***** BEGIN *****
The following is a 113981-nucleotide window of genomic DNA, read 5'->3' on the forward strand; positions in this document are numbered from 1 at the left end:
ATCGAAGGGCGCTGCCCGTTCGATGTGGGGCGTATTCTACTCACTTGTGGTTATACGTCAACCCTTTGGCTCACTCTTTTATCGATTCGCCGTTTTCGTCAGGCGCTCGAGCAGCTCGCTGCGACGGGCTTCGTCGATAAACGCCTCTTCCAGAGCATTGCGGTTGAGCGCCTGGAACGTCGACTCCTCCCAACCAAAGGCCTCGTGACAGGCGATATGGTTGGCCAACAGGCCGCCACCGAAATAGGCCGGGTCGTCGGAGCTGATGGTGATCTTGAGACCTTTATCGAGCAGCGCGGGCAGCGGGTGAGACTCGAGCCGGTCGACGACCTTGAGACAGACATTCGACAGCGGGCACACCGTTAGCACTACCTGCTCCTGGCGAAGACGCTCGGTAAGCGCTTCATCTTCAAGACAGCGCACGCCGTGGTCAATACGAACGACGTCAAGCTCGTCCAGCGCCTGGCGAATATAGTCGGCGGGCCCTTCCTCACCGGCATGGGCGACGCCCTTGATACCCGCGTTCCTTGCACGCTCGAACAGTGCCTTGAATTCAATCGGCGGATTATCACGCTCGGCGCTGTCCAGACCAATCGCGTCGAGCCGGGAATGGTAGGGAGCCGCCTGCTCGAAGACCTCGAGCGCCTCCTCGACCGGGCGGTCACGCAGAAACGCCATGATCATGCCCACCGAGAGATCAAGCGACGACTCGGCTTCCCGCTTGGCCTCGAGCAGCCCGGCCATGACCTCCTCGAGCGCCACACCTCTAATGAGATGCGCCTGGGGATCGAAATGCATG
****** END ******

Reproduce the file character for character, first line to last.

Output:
The following is a 113981-nucleotide window of genomic DNA, read 5'->3' on the forward strand; positions in this document are numbered from 1 at the left end:
ATCGAAGGGCGCTGCCCGTTCGATGTGGGGCGTATTCTACTCACTTGTGGTTATACGTCAACCCTTTGGCTCACTCTTTTATCGATTCGCCGTTTTCGTCAGGCGCTCGAGCAGCTCGCTGCGACGGGCTTCGTCGATAAACGCCTCTTCCAGAGCATTGCGGTTGAGCGCCTGGAACGTCGACTCCTCCCAACCAAAGGCCTCGTGACAGGCGATATGGTTGGCCAACAGGCCGCCACCGAAATAGGCCGGGTCGTCGGAGCTGATGGTGATCTTGAGACCTTTATCGAGCAGCGCGGGCAGCGGGTGAGACTCGAGCCGGTCGACGACCTTGAGACAGACATTCGACAGCGGGCACACCGTTAGCACTACCTGCTCCTGGCGAAGACGCTCGGTAAGCGCTTCATCTTCAAGACAGCGCACGCCGTGGTCAATACGAACGACGTCAAGCTCGTCCAGCGCCTGGCGAATATAGTCGGCGGGCCCTTCCTCACCGGCATGGGCGACGCCCTTGATACCCGCGTTCCTTGCACGCTCGAACAGTGCCTTGAATTCAATCGGCGGATTATCACGCTCGGCGCTGTCCAGACCAATCGCGTCGAGCCGGGAATGGTAGGGAGCCGCCTGCTCGAAGACCTCGAGCGCCTCCTCGACCGGGCGGTCACGCAGAAACGCCATGATCATGCCCACCGAGAGATCAAGCGACGACTCGGCTTCCCGCTTGGCCTCGAGCAGCCCGGCCATGACCTCCTCGAGCGCCACACCTCTAATGAGATGCGCCTGGGGATCGAAATGCATG